Goldman Sachs Group Inc., which got $10 billion and debt guarantees from the U.S. government in October, expects to pay $14 million in taxes worldwide for 2008 compared with $6 billion in 2007. The company’s effective income tax rate dropped to 1 percent from 34.1 percent … The rate decline looks “a little extreme,” said Robert Willens, president and chief executive officer of tax and accounting advisory firm Robert Willens LLC. “I was definitely taken aback,” Willens said. “Clearly they have taken steps to ensure that a lot of their income is earned in lower-tax jurisdictions.” U.S. Representative Lloyd Doggett, a Texas Democrat who serves on the tax-writing House Ways and Means Committee, said steps by Goldman Sachs and other banks shifting income to countries with lower taxes is cause for concern.
There may be lots of reasons for the drop in the effective tax rate but the most recent 10-Q filing for Goldman Sachs admits the following:
The firm is subject to examination by the U.S. Internal Revenue Service (IRS) and other taxing authorities in jurisdictions where the firm has significant business operations, such as the United Kingdom, Japan, Hong Kong, Korea and various states, such as New York. The tax years under examination vary by jurisdiction. During fiscal 2007, the IRS substantially concluded its examination of fiscal years 2003 and 2004. Tax audits that have been substantially concluded in other jurisdictions in which the firm has significant business operations include New York State’s examination of fiscal years through 2003, the United Kingdom’s review of fiscal years through 2003 and Hong Kong’s review of fiscal years through 2001. The firm does not expect that potential additional assessments from these examinations will be material to its results of operations … The effective income tax rate for the first half of 2008 was 27.7%, down from 29.5% for the first quarter of 2008 and 34.1% for fiscal year 2007. The decreases in the effective tax rate were primarily due to changes in geographic earnings mix.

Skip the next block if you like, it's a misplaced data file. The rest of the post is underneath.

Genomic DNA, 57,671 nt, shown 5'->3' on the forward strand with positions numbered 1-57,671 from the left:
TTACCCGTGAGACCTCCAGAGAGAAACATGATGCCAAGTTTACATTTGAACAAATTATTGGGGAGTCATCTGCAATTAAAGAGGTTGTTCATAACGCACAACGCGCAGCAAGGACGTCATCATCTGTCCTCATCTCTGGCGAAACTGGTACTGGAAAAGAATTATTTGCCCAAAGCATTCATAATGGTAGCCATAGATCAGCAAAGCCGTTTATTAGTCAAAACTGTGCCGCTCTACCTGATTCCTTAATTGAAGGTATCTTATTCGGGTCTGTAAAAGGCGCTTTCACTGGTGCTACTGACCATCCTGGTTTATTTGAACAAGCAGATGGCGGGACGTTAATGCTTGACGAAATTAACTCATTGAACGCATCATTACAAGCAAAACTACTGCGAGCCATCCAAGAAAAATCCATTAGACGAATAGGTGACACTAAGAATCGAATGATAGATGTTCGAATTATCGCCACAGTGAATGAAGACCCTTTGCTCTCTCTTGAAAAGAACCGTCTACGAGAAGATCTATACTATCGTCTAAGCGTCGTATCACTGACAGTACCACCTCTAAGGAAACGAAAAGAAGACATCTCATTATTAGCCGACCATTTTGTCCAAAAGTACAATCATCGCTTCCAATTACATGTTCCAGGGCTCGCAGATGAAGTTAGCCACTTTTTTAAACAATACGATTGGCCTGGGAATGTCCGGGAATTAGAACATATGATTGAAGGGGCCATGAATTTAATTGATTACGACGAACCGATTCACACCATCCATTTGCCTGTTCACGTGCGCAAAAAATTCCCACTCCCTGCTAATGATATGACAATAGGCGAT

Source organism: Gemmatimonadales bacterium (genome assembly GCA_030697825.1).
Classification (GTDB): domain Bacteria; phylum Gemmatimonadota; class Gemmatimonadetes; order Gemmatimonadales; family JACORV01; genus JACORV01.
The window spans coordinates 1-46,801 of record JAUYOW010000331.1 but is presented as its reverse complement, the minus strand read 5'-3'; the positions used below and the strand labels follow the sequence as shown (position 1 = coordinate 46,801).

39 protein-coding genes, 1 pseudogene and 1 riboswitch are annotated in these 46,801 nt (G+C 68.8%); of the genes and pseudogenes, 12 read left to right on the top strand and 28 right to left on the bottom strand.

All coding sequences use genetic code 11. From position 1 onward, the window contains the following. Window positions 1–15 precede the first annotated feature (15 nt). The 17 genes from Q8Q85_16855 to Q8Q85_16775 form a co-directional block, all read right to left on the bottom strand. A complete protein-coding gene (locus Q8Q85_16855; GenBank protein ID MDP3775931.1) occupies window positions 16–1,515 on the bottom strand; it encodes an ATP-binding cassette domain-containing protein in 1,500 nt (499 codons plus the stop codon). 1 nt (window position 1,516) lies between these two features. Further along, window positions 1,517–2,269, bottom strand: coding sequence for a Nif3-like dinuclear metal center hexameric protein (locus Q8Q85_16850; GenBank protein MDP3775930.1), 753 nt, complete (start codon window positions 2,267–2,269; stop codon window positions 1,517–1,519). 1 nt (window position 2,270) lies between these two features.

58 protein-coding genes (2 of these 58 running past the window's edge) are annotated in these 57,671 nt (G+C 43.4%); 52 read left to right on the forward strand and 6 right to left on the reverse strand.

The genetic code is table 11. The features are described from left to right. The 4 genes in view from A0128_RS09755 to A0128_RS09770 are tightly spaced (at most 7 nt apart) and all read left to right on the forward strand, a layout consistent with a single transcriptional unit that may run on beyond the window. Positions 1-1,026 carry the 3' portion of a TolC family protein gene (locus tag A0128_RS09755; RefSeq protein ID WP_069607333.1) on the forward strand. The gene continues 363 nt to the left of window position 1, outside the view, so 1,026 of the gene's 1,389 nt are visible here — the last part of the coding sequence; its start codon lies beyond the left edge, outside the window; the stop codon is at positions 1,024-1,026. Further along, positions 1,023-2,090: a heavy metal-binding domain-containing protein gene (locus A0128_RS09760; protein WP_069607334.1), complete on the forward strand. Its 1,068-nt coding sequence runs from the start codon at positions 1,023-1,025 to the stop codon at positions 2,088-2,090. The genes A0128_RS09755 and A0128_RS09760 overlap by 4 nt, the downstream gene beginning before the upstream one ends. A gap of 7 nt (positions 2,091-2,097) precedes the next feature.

In other words, less taxable income has been declared in high tax areas such as the US, Japan, and the UK. I wonder if the IRS Examination will scrutinize the transfer pricing policy for this company which recently received debt guarantees from the U.S. government.